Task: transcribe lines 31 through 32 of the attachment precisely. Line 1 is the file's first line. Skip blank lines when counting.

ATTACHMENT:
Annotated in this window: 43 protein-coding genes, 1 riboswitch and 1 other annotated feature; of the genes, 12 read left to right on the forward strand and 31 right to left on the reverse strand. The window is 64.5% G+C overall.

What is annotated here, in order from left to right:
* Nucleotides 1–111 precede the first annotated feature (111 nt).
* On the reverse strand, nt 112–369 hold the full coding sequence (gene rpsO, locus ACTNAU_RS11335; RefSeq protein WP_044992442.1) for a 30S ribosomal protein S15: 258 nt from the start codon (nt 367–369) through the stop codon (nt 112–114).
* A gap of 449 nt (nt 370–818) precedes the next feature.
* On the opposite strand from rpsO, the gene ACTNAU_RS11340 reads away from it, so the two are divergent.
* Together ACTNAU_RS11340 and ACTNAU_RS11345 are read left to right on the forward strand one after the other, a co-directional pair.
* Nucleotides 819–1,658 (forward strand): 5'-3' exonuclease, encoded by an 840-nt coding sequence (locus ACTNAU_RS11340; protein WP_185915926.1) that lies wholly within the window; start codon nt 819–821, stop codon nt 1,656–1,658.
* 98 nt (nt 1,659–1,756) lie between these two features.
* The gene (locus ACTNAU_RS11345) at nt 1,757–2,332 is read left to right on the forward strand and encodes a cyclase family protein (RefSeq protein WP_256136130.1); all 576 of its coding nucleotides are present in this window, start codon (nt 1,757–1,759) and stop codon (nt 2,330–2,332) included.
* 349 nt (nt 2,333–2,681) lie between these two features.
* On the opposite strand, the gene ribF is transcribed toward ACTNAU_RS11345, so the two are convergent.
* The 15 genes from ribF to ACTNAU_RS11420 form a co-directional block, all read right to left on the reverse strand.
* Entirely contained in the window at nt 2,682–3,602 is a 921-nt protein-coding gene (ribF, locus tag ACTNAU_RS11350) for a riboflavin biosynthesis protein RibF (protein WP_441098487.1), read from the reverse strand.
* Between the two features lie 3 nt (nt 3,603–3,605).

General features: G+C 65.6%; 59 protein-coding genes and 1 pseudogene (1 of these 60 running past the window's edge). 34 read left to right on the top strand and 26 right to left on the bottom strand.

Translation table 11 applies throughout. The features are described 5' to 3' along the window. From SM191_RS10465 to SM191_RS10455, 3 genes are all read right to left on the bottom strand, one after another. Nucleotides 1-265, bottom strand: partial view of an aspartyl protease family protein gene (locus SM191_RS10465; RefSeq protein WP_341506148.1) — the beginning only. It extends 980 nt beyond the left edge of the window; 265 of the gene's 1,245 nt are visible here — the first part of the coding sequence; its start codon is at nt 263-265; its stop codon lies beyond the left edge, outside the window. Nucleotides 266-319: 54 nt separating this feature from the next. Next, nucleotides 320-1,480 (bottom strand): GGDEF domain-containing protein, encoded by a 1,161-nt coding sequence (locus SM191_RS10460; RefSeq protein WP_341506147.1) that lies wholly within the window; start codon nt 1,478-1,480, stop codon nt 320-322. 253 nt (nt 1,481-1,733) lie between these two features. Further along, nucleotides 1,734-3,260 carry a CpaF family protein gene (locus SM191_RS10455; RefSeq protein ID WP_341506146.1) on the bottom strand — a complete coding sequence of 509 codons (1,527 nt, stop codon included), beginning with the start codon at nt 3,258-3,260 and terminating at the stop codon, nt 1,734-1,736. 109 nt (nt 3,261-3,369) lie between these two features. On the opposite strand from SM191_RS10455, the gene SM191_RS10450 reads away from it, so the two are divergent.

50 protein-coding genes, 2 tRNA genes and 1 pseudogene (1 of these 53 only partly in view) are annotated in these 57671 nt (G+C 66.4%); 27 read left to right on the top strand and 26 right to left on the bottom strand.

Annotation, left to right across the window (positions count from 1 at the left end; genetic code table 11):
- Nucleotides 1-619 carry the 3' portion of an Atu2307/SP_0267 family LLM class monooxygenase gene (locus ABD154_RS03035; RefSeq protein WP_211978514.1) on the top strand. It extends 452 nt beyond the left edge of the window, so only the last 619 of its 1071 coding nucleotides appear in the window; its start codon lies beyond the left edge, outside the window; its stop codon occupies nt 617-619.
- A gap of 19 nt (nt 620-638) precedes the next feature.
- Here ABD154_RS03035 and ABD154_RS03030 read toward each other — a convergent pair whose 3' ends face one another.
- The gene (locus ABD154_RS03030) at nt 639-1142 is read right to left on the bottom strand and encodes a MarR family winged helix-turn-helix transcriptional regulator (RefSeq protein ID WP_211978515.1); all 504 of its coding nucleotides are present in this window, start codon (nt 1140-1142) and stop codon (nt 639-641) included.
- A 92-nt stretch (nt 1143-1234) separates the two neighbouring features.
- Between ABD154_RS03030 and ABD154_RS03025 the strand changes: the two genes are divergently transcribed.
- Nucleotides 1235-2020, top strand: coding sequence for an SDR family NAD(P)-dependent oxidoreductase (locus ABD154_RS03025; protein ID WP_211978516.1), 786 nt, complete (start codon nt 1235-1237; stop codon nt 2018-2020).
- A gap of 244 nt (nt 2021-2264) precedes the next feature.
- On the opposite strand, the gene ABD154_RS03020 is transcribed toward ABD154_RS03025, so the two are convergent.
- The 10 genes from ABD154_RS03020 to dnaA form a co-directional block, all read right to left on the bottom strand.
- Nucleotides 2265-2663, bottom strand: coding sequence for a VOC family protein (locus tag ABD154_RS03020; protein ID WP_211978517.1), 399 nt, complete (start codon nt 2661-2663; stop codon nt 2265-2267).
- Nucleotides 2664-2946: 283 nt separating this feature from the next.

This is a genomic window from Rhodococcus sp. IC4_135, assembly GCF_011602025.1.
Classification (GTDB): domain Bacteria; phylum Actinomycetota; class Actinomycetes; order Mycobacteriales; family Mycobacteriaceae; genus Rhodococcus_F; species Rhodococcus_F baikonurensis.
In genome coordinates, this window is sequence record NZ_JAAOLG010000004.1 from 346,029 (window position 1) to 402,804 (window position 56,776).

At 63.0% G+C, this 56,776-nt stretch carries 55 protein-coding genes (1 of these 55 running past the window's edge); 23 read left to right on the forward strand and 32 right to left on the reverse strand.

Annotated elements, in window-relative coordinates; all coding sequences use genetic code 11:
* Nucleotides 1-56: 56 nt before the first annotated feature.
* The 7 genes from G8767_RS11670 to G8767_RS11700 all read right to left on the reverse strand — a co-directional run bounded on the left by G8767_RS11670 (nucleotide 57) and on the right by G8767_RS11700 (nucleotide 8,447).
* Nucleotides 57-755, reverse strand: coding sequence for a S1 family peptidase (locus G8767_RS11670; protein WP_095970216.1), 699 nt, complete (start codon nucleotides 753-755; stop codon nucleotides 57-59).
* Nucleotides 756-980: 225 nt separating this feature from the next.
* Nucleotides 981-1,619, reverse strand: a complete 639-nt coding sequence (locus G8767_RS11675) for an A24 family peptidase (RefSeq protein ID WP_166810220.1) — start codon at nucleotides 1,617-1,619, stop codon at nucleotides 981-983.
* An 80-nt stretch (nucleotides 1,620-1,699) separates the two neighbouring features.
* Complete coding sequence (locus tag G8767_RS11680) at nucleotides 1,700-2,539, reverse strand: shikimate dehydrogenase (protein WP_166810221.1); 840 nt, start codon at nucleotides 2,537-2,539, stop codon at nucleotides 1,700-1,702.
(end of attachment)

- Nucleotides 2664-2946: 283 nt separating this feature from the next.

This is a genomic window from Rhodococcus sp. IC4_135, assembly GCF_011602025.1.